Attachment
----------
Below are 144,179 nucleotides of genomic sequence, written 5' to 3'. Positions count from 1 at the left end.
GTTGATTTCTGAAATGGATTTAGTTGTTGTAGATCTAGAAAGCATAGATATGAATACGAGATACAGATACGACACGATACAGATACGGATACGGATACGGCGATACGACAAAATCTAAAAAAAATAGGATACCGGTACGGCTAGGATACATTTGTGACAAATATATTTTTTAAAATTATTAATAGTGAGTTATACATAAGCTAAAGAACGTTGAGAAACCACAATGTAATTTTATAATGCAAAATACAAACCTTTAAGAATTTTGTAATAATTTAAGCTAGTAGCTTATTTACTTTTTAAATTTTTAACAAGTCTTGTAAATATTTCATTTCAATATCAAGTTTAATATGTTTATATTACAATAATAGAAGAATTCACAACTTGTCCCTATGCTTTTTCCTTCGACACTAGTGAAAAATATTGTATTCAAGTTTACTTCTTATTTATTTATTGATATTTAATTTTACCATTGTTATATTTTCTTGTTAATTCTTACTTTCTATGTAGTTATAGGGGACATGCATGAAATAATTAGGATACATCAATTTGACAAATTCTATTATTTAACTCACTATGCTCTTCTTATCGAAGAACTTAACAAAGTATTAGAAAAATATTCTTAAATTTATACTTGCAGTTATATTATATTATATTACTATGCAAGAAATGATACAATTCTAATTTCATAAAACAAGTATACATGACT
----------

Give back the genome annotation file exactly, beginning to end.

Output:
Below are 144,179 nucleotides of genomic sequence, written 5' to 3'. Positions count from 1 at the left end.
GTTGATTTCTGAAATGGATTTAGTTGTTGTAGATCTAGAAAGCATAGATATGAATACGAGATACAGATACGACACGATACAGATACGGATACGGATACGGCGATACGACAAAATCTAAAAAAAATAGGATACCGGTACGGCTAGGATACATTTGTGACAAATATATTTTTTAAAATTATTAATAGTGAGTTATACATAAGCTAAAGAACGTTGAGAAACCACAATGTAATTTTATAATGCAAAATACAAACCTTTAAGAATTTTGTAATAATTTAAGCTAGTAGCTTATTTACTTTTTAAATTTTTAACAAGTCTTGTAAATATTTCATTTCAATATCAAGTTTAATATGTTTATATTACAATAATAGAAGAATTCACAACTTGTCCCTATGCTTTTTCCTTCGACACTAGTGAAAAATATTGTATTCAAGTTTACTTCTTATTTATTTATTGATATTTAATTTTACCATTGTTATATTTTCTTGTTAATTCTTACTTTCTATGTAGTTATAGGGGACATGCATGAAATAATTAGGATACATCAATTTGACAAATTCTATTATTTAACTCACTATGCTCTTCTTATCGAAGAACTTAACAAAGTATTAGAAAAATATTCTTAAATTTATACTTGCAGTTATATTATATTATATTACTATGCAAGAAATGATACAATTCTAATTTCATAAAACAAGTATACATGACT